Boston Duck Tours is a High Energy Tour of History on Land and Water (4 stars)

If you’re a Bostonian, you know about the Duck Tours. You’ll often see the amphibious vehicles riding through the streets of downtown Boston and in the Boston Common area, or cruising on the water between the Longfellow Bridge and the Museum of Science.

Boston draws visitors because of its deep history, especially from the Revolutionary War era, and its high tech. We have the future and the past. We draw visitors because of our arts and our colleges. We have some of the most creative minds in the world. Our celebrities don’t act in movies; they change the world. It turns out that the Duck Tours are fun for locals, too.

The Duck Tour takes 80 minutes, with boats leaving from your choice of three different pick-up spots around Boston: The New England Aquarium, Museum of Science, and the Prudential Center. Inside the “boat”, the seats are comfortable but leg room is tight. The roof is a canopy where members of the military are invited to leave a signature, a classy idea. The roof offers plenty of shade from the hot sun, and holds flotation vests, which the Duck Tours have never needed.

Your guide makes the tour, and I would bet that you could ask for one who matches your personality, if you have some flexibility on when you take the tour. Although every guide must cover core topics, they are otherwise left to make up their own patter. Some will be more erudite and others may engage more with visitors. Ours offered a lot of dad jokes, calling himself our “Con-DUCK-tor”, and using many puns.

Personally, I have zero interest in the spot where the TV show “Cheers” was filmed, so was glad to find that the tour was mainly substantive. Even as a Boston native who takes an interest in history, I learned a lot. We saw the statue of Mary Dyer, who was hung in 1660 on Boston Common for demanding religious freedom. (Holy moley, where exactly?) We saw a piece of the Berlin Wall that came down in 1989, foretelling the end of the subjugation of the Soviet Union. We even saw real gas lamps, historic artifacts that still burn.

We also learned a lot about common Boston landmarks that I’d long gotten used to. The Longfellow bridge has sculpture representing Viking ships, on the scientifically unsubstantiated theory that Vikings made it to Boston before Christopher Columbus. Anesthetic was invited at MGH at the “Ether Dome”. Harriet Beecher Stowe and John Kennedy had homes in Boston. And we heard about the recent Edgar Allan Poe statue just off Boston Common. I had no idea there were police and firefighter sculptural displays in Boston. New York built America’s first subway car, but Boston had America’s first subway system.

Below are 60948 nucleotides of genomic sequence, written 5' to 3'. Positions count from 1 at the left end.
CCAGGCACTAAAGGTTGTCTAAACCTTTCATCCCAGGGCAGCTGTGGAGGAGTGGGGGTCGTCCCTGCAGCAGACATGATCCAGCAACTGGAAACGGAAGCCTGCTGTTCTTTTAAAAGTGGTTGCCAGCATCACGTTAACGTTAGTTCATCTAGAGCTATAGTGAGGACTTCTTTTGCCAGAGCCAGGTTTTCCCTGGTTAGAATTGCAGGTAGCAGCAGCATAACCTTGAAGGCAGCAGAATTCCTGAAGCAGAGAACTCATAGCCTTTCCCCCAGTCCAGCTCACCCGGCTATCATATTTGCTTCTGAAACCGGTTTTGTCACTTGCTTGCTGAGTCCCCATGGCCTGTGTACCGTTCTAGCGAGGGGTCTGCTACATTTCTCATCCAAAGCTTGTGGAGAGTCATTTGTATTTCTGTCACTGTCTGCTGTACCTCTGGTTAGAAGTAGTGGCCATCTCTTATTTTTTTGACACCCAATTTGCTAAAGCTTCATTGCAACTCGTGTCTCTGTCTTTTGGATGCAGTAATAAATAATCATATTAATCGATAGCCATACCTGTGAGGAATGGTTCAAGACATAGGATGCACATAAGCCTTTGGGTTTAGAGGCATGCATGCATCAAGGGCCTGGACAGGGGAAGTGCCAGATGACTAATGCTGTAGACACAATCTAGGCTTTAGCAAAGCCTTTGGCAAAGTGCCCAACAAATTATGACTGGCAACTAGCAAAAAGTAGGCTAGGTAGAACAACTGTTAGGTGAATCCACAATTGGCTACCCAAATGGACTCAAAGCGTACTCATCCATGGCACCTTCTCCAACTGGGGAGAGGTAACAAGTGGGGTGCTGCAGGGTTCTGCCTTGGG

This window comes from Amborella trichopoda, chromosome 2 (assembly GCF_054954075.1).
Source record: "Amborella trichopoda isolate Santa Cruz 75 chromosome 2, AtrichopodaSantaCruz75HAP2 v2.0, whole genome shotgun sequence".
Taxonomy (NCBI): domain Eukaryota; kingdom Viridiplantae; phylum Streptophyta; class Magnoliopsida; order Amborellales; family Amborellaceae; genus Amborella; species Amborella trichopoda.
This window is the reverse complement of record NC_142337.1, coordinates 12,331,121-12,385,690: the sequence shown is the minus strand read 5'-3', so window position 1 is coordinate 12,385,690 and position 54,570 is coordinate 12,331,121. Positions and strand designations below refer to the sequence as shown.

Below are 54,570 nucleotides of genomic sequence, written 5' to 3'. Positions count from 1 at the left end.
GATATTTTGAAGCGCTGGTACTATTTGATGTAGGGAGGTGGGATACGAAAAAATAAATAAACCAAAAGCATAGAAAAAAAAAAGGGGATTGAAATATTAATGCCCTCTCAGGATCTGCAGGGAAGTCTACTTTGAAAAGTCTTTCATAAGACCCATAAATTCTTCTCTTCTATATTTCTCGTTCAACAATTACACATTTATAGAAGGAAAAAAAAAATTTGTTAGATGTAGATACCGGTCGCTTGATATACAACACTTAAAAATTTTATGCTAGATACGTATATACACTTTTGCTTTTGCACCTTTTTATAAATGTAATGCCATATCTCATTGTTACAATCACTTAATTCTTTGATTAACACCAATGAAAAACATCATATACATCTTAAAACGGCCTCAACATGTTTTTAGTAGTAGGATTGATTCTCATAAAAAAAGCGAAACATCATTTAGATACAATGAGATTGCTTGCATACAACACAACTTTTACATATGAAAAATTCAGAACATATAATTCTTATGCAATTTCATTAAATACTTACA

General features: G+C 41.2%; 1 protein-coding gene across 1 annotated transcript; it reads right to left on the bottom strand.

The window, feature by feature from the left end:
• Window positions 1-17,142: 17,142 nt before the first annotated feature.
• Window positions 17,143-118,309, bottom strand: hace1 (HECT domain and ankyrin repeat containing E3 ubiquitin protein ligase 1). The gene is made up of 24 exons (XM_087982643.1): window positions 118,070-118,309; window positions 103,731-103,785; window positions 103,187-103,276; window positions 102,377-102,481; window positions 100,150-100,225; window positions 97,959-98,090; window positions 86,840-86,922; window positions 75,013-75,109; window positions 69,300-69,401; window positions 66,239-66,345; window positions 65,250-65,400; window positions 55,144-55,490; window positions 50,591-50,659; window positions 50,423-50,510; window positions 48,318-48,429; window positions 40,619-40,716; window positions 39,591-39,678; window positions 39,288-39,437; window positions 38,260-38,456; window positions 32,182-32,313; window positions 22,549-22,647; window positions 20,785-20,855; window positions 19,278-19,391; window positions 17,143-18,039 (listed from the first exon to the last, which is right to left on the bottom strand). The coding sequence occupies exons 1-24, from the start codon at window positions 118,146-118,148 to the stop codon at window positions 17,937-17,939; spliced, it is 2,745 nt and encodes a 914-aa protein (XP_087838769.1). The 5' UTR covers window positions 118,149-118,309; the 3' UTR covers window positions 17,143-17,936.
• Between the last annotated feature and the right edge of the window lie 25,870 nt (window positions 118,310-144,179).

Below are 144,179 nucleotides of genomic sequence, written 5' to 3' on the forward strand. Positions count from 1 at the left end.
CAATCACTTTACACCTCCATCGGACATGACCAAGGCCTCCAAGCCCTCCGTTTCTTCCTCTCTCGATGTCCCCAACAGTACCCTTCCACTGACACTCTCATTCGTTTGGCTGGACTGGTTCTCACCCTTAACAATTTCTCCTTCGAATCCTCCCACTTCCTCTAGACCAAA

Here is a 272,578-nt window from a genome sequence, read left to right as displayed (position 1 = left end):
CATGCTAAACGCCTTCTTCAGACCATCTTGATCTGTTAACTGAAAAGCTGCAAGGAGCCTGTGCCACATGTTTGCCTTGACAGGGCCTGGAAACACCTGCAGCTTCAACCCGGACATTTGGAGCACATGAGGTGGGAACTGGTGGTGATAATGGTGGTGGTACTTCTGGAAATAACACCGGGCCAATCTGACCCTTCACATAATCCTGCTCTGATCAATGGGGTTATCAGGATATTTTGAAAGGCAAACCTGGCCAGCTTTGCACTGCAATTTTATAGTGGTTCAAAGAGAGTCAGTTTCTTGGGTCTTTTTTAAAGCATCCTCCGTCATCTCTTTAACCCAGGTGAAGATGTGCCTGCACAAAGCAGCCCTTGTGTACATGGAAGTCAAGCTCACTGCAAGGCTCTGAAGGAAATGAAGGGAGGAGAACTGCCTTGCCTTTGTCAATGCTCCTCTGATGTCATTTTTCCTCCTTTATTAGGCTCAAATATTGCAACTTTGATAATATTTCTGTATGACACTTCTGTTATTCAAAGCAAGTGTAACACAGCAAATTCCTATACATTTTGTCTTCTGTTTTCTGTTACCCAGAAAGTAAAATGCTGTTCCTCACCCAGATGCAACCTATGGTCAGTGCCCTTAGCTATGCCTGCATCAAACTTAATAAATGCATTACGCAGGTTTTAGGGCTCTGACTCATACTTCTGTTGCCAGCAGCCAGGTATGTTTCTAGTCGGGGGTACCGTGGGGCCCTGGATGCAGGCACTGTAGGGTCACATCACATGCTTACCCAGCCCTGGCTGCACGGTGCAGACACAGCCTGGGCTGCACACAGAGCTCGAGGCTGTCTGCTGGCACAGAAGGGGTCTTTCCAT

We also saw a lot of things that, as a Bostonian, I already knew about: the Prudential Tower, the Holocaust Memorial, the Museum of Science, Boston Common itself, and Faneuil Hall. We learned that Boston has America’s cleanest urban waterway, the Charles River, and that the Big Dig is America’s deepest highway tunnel.

Our trip was fun as well as educational. The tour goes in a circle all around Boston Common and the Park Gardens, and then up to the Museum of Science, where you launch into the water. I finally got a really good look at that Boston skateboard park that you can see whizzing by on the commuter rail. Sailing through the water was a treat. Our guide called up every kid on the tour to take a tour piloting the boat. It was cool to see a drawbridge lift up with its giant cement counterbalance weights.

A few nitpicks are possible. One disappointment was we never went into depth on any one site. Of course, the tour is only 80 minutes, and there’s hardly room for a duck boat to pull over. But our guide filled idle time with jokes that surely came from a bit of on-the-job boredom, giving us just a short line instead of a full minute or two of background on many of the landmarks.

More importantly, the tour didn’t gel into a big picture of how Boston is unique, historically interesting, and a cause for pride. We were fed a flow of consciousness of disconnected facts with pauses to let us digest what had just been said, or feel comfortable asking a question. The time when the guide was focused on kids driving the boat was the only down time that we had. Perhaps the boat driver could have performed this function, allowing the guide to give the rest of us more information.

However, there were some genuinely humorous moments, and our guide altered his patter to connect it to the regions of the country and the world that his guests were from. Our guide interacted with guests but didn’t pressure them into responding.

Not forming a “story” as a whole, and with some of the humor not landing, the Boston Duck Tour was not the best historical tour that I’ve ever been on. But you’re bound to have a different experience with your different guide, so who can say? If you only have 80 minutes to zip around Boston, it is a real thrill to go into the water, and you’ll see highlights that may inspire you to walk the Freedom Trail or visit local museums. It’s an excellent starting place, more cerebral than expected, and I was pleased and surprised that even as an amateur expert on Boston, I learned a lot. It’s part spectacle, part education, and your kid gets to drive a boat.

I’ve been on a lot of historical walking tours and one does get tired of walking and standing for so long. Riding in a seat in the Boston Duck Tours is easy, comfortable, and fun. I’m glad to give the Boston Duck Tours 4 stars. Make sure to pick up their coupons for many other tourist attractions and activities.